The Finnish touch
Cricket in Finland? It's over 150 years old and it's multicultural
At first, the 18th-century fortress island of Suomenlinna, just off the coast of Helsinki, Finland, seems an unlikely location for a cricket match. Certainly, the tourists are baffled, as they look down upon us from the grass-covered battlements above. So too do the army cadets doing laps of our makeshift ground. However, it was the presence of fortifications such as Suomenlinna that first brought Finland to the attention of the British navy. And where the navy went, cricket came too.
I moved to Finland in 2014, and found, to my surprise, that cricket was thriving. Most cricketers here come originally from India or Pakistan but there are players from every Test-playing nation, as well as from many others, including Switzerland, Germany, Afghanistan, Nepal, and, of course, Finland. Empire Cricket Club, who I've been playing for regularly, contains an especially diverse mix. Members include students and software developers, researchers and scientists, a restaurateur, a theatre producer, and a former Navy commander with a passion for contemporary dance.
Recently, Nicholas Hogg wrote beautifully about how cricket can provide a home for the homeless, a new family for refugees. That is certainly true in Finland. One player here - who asked not to be named - left his native Pakistan due to death threats following his campaigns for women's rights. After 20 days in Russia and three months in a refugee camp, he is once again relishing the chance to bowl fast and drill near yorkers over long-on. "I was not aware there was such a great cricket community here," he told me. "I've been able to meet people from so many different cultures."
"The game does more than just the game," explains Jo Hadley, chairman of Empire CC. It was this that first drew Hadley, a retired UK policeman, to cricket. He had never been interested in any sport until moving to Finland in 2002 to complete a doctorate in sociology. He is now one of those selflessly dedicated figures at the heart of so many small cricket clubs. "Somewhere in a Finnish suburb are these people dressed in white playing a quintessentially English game," he says. "I was attracted to that poetry."
Hadley contrasts cricket to the example of pesäpallo, a Finnish version of baseball invented by eugenics-championing fascist Lauri Pihkala, and promoted from above after the right's victory in Finland's 1918 civil war. Cricket's growth, by contrast, has been an organic one fuelled by immigration - a journey from the periphery towards the centre. "I see cricket as the sporting expression of multicultural Finland," says Hadley.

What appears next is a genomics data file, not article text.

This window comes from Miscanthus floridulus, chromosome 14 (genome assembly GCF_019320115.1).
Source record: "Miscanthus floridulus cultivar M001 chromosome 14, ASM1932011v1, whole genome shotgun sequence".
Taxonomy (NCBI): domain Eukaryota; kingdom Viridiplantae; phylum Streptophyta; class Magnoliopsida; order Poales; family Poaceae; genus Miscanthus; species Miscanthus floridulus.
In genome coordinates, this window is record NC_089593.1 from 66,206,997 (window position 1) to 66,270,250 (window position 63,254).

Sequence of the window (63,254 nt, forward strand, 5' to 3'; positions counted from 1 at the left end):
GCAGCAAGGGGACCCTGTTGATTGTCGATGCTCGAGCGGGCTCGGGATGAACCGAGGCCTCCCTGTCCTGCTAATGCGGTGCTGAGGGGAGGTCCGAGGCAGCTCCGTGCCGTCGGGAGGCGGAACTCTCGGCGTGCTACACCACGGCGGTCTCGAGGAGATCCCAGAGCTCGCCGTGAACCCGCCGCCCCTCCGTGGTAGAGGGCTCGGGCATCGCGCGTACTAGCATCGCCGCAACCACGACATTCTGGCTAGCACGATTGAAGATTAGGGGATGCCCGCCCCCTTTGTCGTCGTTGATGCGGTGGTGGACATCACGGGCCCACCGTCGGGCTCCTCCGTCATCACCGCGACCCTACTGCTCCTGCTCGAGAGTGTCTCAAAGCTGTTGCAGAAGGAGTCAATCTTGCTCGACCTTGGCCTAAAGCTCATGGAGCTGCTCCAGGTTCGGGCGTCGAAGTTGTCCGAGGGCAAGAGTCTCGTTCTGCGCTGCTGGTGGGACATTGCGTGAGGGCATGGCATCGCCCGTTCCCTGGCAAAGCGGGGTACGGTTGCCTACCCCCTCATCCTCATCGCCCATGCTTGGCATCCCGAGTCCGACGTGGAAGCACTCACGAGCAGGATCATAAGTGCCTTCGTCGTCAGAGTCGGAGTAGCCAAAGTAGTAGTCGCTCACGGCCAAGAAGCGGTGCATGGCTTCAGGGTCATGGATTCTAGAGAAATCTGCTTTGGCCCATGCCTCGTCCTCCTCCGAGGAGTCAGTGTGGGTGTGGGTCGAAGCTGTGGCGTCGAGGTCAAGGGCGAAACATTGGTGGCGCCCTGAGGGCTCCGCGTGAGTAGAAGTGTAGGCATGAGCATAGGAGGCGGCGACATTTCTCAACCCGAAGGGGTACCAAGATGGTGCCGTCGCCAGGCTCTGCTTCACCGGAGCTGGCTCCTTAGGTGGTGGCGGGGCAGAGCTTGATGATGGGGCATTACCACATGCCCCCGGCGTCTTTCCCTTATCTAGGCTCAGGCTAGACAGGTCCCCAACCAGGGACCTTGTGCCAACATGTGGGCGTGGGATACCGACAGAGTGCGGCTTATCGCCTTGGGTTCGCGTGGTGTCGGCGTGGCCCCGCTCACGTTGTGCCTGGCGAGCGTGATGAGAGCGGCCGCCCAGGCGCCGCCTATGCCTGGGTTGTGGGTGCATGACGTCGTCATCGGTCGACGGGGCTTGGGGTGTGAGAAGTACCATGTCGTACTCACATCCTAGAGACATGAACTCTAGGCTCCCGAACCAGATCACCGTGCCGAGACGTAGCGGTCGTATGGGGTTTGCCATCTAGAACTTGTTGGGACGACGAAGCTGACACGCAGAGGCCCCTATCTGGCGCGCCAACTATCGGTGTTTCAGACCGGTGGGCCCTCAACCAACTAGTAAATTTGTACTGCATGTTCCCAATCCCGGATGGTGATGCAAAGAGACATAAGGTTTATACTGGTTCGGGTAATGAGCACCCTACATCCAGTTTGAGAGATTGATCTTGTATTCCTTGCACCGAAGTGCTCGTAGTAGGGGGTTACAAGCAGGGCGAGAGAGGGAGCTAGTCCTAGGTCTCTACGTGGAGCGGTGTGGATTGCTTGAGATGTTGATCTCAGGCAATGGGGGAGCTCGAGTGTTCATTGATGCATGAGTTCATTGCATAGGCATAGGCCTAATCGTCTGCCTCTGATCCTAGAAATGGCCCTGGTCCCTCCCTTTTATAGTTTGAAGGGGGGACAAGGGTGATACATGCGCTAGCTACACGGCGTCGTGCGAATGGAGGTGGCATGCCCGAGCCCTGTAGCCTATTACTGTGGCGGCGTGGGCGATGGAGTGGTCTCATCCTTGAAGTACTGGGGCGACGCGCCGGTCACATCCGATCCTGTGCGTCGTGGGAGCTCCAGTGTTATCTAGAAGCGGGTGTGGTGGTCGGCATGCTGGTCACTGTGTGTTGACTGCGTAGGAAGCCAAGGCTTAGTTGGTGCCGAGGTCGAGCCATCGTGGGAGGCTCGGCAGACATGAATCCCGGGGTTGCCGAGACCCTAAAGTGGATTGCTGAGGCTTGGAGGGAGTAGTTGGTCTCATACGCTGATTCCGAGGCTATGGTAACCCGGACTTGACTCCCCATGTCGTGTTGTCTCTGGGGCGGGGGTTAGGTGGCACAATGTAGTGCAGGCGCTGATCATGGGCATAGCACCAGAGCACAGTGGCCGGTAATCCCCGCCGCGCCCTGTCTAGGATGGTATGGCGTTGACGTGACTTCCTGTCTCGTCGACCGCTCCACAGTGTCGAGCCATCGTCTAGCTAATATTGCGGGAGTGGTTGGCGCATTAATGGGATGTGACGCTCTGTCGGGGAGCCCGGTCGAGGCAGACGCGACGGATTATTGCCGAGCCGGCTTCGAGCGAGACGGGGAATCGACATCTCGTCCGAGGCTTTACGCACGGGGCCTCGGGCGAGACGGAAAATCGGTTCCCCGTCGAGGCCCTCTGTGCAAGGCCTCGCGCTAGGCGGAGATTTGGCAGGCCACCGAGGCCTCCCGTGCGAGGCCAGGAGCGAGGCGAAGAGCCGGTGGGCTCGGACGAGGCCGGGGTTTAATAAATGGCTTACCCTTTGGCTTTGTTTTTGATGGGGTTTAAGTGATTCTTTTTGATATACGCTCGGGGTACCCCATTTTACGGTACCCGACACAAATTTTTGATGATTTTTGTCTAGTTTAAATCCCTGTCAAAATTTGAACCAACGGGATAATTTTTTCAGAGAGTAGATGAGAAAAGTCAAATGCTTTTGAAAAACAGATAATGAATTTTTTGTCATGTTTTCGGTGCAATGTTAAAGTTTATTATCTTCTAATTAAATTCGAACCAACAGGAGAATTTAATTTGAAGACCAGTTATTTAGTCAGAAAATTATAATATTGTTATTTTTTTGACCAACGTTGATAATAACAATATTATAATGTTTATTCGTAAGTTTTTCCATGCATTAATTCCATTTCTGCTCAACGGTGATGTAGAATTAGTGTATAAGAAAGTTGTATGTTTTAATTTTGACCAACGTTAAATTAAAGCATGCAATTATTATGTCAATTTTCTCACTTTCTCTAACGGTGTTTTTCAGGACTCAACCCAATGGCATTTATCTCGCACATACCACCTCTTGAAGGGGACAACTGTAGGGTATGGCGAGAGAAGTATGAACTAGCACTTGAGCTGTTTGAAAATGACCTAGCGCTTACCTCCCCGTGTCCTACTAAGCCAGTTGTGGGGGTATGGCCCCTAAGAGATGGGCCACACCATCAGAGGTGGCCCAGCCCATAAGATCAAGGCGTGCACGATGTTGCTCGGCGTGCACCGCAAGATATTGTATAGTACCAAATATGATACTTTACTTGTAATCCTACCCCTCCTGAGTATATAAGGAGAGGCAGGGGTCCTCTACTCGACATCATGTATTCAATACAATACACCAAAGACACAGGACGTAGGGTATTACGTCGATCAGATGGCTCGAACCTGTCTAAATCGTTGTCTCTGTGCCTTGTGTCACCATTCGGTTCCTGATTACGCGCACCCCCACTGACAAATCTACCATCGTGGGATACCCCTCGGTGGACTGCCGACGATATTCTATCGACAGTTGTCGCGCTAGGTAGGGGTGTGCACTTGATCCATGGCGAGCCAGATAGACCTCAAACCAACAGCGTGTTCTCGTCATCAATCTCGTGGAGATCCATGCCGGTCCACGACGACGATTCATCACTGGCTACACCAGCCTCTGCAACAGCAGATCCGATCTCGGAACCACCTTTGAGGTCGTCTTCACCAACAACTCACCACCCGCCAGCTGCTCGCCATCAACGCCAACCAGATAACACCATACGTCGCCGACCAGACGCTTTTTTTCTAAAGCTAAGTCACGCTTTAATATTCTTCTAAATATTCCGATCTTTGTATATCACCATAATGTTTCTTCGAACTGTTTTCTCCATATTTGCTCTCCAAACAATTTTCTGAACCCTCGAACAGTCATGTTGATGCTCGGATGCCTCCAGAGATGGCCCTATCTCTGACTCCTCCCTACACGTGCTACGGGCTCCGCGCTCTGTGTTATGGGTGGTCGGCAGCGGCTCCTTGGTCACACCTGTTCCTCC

But both pesäpallo and cricket have been encouraged by the military at various times. The Suomenlinna match, known as the Viapori Cup, is a legacy of a time when a few cricket-mad Finnish naval officers organised cricket games to build team spirit among cadets. Contested since the early 2000s, the Viapori Cup is now a very relaxed affair.
Much of the cricket played here is far more competitive. Credit for its organisation should go to the Finnish Cricket Association (FCA), founded by Andrew Armitage in 1999 and approved by the ICC the following year. "I wanted to see cricket here develop into something more than just the occasional match," says Armitage, a former banker who moved here with his Finnish wife in 1988. "I wanted us to get better organised - it was something I was passionate about."
The FCA has certainly succeeded. Today, there are 30 registered clubs, mostly in the south of the country, and around 600 licenced players. Cricket here is sponsored by Hardy's Wine (just like the England cricket team) and the FCA has kit deals with MKK-Newbery. In the summer, there are leagues for both 40-over cricket and Twenty20. In Finland's long, dark winters, cricket moves indoors. Outside of the FCA structure, there are popular tape-ball leagues as well as one-off games like the Viapori Cup or Cinders - an annual two-innings contest between Empire and Stadin Krikettikerho (SKK).
The FCA's major triumph has been the opening of a new purpose-built cricket ground in Kerava, 25 minutes north of Helsinki. The ground was officially opened in June 2014, in the presence of Mike Brearley, Lord Mervyn King, and various Finnish dignitaries. Given that most matches in Finland are played on gravel outfields (many of Finland's sports grounds are converted into ice rinks come winter), playing on the grass at Kerava feels like a serious luxury. This summer, the ground played host to the first Nordic-Baltic tournament between Finland, Sweden and Estonia.